Area dairy farmers turn techie for feeding assistance

Kent and Angie Maershbecker who own and operate A to Z Dairy have been through many changes throughout their 20 years in the dairy business. They started their dairy operation in 1995, and bought their farm on the edge of New England from Angie’s parents in 1999.

One calf is drinking milk in the feeder while another calf is awaiting its turn. [PHOTO BY RACHEL BOCK | The Herald]
One calf is drinking milk in the feeder while another calf is awaiting its turn. [PHOTO BY RACHEL BOCK | The Herald]
By RACHEL BOCK | For The Herald

Kent and Angie Maershbecker who own and operate A to Z Dairy have been through many changes throughout their 20 years in the dairy business. They started their dairy operation in 1995, and bought their farm on the edge of New England from Angie’s parents in 1999. Angie helped milk for her parents while she was growing up.

“I used to (milk) when I was growing up, but I never thought I would come back to it,” Angie said.

Having a dairy operation is not for everyone, as numbers of dairy farms have decreased dramatically over the years. The job requires a lot of sacrifice as you have to be available at all times being that the cows need to be milked twice a day, seven days a week.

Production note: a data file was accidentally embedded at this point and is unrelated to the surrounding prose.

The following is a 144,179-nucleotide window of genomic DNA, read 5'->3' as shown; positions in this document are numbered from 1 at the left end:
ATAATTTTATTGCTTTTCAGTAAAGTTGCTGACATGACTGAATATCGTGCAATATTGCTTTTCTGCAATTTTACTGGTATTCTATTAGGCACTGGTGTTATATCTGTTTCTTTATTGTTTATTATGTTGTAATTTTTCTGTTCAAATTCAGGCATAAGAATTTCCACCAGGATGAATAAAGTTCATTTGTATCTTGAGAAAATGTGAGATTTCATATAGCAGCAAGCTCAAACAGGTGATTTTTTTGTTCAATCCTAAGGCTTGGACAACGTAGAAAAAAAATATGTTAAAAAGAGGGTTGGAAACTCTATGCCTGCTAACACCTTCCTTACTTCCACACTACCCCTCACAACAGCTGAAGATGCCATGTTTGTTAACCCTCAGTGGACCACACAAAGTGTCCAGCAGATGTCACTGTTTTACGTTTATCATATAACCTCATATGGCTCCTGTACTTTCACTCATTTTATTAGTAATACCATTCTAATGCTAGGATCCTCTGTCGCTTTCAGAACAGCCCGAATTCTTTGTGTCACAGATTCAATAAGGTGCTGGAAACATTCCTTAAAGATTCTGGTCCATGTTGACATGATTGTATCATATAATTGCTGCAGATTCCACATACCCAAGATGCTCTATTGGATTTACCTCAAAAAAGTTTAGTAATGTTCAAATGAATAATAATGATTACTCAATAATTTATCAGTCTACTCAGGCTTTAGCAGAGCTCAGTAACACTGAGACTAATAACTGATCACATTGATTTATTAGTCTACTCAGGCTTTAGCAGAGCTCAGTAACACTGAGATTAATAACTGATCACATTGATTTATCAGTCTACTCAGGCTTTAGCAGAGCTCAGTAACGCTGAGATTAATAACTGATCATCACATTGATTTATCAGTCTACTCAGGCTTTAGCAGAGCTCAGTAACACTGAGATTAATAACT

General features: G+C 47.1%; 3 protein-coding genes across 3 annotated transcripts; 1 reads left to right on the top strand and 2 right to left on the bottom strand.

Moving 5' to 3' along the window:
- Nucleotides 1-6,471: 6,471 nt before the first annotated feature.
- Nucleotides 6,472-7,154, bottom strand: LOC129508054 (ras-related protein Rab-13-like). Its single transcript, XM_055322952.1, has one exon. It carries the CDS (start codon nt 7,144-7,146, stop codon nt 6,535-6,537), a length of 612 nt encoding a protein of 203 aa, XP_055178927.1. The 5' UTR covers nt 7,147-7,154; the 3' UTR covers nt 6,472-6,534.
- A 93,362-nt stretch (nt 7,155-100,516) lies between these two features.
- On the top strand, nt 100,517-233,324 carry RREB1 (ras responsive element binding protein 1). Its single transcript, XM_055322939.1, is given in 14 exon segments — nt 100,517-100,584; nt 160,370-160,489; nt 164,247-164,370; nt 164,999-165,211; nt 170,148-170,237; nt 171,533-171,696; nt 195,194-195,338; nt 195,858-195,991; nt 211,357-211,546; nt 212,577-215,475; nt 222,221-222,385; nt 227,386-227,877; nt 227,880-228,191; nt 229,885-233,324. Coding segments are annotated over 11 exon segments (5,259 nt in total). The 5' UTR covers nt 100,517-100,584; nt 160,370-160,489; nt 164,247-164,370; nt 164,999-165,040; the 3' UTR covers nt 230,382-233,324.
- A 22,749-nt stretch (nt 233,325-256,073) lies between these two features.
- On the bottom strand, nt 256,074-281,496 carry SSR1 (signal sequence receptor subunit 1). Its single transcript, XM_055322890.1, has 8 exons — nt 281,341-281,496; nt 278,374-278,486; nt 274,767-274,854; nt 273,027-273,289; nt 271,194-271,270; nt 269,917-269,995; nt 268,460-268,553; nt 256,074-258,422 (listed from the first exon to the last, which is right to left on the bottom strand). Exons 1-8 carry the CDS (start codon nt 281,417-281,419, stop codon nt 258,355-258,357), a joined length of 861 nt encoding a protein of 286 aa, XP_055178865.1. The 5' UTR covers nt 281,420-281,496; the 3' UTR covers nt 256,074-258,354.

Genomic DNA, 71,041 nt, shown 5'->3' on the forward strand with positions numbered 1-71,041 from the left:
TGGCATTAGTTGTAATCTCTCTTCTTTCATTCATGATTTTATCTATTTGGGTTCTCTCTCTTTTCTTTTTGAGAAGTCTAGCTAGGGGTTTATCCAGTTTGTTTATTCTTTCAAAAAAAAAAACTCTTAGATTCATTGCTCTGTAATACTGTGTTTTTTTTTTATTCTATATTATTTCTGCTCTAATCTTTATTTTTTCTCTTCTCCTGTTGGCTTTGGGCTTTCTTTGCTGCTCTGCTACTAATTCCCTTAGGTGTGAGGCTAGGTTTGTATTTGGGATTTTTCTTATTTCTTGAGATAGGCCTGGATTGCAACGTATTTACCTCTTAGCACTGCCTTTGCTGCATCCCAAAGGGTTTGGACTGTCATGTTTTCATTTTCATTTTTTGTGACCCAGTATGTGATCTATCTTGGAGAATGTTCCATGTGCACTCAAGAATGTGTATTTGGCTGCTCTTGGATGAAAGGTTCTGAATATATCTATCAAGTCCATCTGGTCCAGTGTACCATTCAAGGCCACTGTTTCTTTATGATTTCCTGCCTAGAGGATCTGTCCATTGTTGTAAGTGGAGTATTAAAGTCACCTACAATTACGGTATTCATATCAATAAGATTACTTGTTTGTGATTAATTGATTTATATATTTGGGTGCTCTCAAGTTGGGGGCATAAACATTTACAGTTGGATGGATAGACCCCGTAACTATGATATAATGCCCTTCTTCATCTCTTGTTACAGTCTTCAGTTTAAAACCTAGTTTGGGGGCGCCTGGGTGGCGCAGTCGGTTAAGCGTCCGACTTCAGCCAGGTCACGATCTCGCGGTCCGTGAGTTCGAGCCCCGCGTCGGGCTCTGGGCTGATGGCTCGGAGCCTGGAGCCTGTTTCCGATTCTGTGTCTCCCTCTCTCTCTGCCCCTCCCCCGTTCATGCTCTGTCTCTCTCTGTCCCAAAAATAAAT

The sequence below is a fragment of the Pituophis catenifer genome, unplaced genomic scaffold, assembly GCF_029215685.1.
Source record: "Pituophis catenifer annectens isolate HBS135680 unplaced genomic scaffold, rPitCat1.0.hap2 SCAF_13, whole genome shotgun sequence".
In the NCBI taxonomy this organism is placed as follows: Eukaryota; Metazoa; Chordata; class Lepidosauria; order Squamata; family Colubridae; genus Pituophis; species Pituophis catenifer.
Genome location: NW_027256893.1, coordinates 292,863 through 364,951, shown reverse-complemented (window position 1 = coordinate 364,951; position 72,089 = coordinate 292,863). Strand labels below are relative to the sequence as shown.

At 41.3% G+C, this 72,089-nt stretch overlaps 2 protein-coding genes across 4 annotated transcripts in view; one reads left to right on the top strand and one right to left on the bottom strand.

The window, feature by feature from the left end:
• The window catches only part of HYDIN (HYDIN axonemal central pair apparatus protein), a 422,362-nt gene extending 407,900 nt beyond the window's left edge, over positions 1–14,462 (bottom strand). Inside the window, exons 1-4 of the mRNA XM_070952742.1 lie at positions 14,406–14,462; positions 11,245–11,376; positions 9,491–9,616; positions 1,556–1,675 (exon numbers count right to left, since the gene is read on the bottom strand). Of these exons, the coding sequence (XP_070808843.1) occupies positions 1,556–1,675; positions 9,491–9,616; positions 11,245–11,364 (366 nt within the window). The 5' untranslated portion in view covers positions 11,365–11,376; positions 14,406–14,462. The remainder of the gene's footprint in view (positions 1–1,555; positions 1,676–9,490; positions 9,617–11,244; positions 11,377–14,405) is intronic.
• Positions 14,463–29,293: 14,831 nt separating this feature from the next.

For the husband and wife duo, who also farm, both have their roles which is what makes their operation successful.

Angie, who works in Dickinson three days a week, is in charge of the majority of the milking, while Kent is busy with feeding and the other farm work. Kent also milks during the mornings when Angie works in Dickinson.

Together they have raised three grown sons who have also helped on the family dairy farm, before going off to college and pursuing different careers.

Since Angie spends much of her time with the cows, she can tell them apart just from looking at their udders.

“I know them (the cows) better from down here then I do from the top because this is where I see them all the time,” Angie said.

Since she has milked so much throughout her life, she probably could hook the cows up the the milkers blindfolded, and often catches herself not looking.

“It just comes natural,” Angie said.

Being with the cows twice a day seven days a week, Kent and Angie both have had their favorite cows over the years. One of their favorites would make her yearly debut in the Wheat Harvest Parade as Kent would lead her down Main Street in New England during the parade.

“They (the cows) are very well taken care of, they are pretty spoiled,” Angie said.

The Maershbecker’s milk a total of 68 cows, twice a day with one shift at 7 a.m. and the other at 6 p.m. Milking takes about two hours each shift. The milk that is produced and picked up every two days and sold to Associated Milk Producers INC. (AMPI) located in New Ulm,Minn. The milk that A to Z Dairy produces is primarily made into cheese products.

Kent and Angie have also made many changes over the years to their operation. In 2000 they remodeled their barn to have a milking parlor big enough to hold 12 cows at one time. However, they were only using six milking machines and would alternate from side to side.  In 2011 they added six more milkers so all 12 of the cows can be milked at the same time.